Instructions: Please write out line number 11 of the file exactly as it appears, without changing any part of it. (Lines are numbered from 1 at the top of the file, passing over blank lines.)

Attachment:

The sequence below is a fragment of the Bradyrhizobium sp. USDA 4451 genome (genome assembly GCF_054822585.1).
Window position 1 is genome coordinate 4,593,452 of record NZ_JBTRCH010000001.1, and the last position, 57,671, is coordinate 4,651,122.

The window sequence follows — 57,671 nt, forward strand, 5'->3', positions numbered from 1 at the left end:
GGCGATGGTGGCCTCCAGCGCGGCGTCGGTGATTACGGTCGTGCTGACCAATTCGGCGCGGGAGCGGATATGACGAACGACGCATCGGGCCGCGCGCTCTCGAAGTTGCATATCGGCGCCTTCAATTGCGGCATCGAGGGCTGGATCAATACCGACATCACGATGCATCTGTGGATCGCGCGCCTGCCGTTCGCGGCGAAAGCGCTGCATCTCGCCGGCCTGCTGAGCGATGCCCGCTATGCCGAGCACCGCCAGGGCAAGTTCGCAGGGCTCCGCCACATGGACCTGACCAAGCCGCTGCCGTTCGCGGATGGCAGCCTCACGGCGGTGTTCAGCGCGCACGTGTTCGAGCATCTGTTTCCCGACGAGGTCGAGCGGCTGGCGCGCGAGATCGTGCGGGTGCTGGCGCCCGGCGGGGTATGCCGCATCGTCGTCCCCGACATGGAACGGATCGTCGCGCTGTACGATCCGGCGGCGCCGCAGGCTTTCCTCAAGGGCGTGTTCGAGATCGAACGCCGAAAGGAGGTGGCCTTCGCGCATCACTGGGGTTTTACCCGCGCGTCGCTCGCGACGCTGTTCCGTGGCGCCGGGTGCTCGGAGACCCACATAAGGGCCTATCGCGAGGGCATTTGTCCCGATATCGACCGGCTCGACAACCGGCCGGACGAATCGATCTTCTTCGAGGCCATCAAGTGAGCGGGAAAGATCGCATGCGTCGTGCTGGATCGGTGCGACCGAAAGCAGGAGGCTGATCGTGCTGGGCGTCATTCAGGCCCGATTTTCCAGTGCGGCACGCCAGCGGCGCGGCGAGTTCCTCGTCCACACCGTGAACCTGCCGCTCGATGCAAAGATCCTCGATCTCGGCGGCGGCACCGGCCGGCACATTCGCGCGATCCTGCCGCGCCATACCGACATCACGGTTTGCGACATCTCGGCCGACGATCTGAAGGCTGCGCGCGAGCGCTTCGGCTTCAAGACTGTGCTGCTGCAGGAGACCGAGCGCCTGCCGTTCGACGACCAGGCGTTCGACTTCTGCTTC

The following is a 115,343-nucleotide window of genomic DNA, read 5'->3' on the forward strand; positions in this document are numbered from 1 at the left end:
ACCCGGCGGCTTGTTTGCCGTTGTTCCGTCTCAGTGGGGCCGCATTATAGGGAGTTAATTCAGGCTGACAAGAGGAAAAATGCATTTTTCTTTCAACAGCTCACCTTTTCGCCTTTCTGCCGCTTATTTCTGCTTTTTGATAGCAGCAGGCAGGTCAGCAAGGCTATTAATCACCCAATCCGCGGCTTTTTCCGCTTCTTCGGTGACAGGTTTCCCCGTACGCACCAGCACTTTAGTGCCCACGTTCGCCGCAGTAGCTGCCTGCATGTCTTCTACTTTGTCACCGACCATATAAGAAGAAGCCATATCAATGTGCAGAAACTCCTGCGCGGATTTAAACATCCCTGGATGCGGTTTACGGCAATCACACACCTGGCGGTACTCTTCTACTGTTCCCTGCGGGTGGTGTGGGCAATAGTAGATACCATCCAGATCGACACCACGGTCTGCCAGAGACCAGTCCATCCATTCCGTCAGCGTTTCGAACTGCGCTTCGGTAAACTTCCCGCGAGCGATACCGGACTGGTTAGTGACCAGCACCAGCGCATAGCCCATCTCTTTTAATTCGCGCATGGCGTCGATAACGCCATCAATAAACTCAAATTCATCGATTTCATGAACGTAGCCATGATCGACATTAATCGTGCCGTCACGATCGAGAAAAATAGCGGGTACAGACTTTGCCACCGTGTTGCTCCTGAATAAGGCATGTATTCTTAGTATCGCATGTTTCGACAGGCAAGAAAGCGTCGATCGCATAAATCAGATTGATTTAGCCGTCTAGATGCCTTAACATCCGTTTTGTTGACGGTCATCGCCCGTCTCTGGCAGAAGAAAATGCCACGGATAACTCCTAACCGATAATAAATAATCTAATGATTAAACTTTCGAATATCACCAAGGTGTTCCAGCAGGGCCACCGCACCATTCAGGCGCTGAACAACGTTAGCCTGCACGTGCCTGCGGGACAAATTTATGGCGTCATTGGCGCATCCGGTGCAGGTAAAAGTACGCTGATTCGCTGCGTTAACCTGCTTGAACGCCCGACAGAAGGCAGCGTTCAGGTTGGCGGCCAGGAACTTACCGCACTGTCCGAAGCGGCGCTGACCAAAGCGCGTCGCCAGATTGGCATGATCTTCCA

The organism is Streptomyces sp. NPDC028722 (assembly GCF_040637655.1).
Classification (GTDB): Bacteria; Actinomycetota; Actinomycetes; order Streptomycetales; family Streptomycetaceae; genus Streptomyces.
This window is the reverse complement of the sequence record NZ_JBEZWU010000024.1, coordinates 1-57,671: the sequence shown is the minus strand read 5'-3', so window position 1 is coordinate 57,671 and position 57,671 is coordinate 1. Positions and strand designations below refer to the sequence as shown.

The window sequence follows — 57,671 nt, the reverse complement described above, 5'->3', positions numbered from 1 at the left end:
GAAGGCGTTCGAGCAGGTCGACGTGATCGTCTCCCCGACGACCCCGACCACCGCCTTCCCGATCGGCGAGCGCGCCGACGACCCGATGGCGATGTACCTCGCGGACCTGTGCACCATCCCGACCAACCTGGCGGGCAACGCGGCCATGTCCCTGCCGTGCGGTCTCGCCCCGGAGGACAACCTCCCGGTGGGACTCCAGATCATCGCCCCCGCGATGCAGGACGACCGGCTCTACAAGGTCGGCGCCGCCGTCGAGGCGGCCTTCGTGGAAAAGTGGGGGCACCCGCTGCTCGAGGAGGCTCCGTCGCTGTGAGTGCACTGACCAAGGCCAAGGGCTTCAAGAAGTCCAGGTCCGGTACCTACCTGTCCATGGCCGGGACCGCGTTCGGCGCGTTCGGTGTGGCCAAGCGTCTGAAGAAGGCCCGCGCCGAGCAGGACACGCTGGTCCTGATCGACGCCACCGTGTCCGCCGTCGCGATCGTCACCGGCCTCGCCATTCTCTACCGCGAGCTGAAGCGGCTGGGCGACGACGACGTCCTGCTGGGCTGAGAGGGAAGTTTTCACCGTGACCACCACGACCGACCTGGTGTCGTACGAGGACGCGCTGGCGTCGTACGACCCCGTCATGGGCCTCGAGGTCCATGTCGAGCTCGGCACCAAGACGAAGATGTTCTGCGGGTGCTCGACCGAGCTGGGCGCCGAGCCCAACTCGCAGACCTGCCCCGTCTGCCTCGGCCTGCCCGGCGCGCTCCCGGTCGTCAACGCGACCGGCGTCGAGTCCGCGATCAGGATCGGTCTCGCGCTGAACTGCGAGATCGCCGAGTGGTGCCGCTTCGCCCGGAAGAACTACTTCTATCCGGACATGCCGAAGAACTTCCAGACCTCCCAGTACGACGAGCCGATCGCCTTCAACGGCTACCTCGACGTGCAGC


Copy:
GAAGGCGTTCGAGCAGGTCGACGTGATCGTCTCCCCGACGACCCCGACCACCGCCTTCCCGATCGGCGAGCGCGCCGACGACCCGATGGCGATGTACCTCGCGGACCTGTGCACCATCCCGACCAACCTGGCGGGCAACGCGGCCATGTCCCTGCCGTGCGGTCTCGCCCCGGAGGACAACCTCCCGGTGGGACTCCAGATCATCGCCCCCGCGATGCAGGACGACCGGCTCTACAAGGTCGGCGCCGCCGTCGAGGCGGCCTTCGTGGAAAAGTGGGGGCACCCGCTGCTCGAGGAGGCTCCGTCGCTGTGAGTGCACTGACCAAGGCCAAGGGCTTCAAGAAGTCCAGGTCCGGTACCTACCTGTCCATGGCCGGGACCGCGTTCGGCGCGTTCGGTGTGGCCAAGCGTCTGAAGAAGGCCCGCGCCGAGCAGGACACGCTGGTCCTGATCGACGCCACCGTGTCCGCCGTCGCGATCGTCACCGGCCTCGCCATTCTCTACCGCGAGCTGAAGCGGCTGGGCGACGACGACGTCCTGCTGGGCTGAGAGGGAAGTTTTCACCGTGACCACCACGACCGACCTGGTGTCGTACGAGGACGCGCTGGCGTCGTACGACCCCGTCATGGGCCTCGAGGTCCATGTCGAGCTCGGCACCAAGACGAAGATGTTCTGCGGGTGCTCGACCGAGCTGGGCGCCGAGCCCAACTCGCAGACCTGCCCCGTCTGCCTCGGCCTGCCCGGCGCGCTCCCGGTCGTCAACGCGACCGGCGTCGAGTCCGCGATCAGGATCGGTCTCGCGCTGAACTGCGAGATCGCCGAGTGGTGCCGCTTCGCCCGGAAGAACTACTTCTATCCGGACATGCCGAAGAACTTCCAGACCTCCCAGTACGACGAGCCGATCGCCTTCAACGGCTACCTCGACGTGCAGC